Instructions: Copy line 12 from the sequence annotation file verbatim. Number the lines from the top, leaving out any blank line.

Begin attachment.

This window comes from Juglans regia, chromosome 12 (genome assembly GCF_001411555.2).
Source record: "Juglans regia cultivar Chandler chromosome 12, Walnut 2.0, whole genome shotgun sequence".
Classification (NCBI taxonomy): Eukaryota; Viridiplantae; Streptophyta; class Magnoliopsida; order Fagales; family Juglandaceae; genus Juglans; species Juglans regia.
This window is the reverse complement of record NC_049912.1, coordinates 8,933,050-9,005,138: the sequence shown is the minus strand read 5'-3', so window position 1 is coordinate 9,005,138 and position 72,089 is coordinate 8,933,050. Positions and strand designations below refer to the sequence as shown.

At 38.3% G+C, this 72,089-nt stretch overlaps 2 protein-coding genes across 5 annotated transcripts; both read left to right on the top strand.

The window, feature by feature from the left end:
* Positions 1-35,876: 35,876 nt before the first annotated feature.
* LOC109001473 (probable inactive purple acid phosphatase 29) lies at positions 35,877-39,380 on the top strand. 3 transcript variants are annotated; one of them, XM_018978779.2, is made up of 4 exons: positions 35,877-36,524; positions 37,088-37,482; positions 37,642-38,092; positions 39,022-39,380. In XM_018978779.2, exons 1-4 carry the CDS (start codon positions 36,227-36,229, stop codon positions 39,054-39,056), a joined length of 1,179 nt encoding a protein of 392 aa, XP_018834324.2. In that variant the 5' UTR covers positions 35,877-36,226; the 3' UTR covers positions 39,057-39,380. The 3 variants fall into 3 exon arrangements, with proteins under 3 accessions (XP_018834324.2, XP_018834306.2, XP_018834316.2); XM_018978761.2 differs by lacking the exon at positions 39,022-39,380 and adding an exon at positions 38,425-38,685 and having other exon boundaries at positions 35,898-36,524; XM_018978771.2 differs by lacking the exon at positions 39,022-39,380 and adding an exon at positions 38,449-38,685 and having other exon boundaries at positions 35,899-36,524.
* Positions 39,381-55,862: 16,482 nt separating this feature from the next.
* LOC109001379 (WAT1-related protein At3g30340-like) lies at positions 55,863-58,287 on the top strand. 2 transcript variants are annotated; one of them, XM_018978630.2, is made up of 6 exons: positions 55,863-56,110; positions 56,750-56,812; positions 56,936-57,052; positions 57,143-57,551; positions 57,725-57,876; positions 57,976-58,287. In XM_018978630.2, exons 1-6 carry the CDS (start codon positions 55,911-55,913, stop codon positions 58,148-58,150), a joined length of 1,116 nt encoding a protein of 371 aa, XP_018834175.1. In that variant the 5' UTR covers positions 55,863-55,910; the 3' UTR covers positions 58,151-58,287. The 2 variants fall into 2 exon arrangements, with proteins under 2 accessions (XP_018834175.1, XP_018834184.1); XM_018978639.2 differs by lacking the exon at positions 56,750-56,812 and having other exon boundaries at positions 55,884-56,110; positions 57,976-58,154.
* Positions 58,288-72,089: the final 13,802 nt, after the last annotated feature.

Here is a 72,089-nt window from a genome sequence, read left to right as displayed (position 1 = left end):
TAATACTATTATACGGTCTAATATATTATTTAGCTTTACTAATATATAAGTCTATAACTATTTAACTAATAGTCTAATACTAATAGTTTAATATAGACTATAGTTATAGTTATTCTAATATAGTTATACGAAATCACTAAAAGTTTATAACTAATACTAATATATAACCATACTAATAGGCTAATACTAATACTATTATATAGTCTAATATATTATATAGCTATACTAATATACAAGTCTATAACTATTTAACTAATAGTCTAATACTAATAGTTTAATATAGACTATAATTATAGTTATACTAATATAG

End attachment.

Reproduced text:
Here is a 72,089-nt window from a genome sequence, read left to right as displayed (position 1 = left end):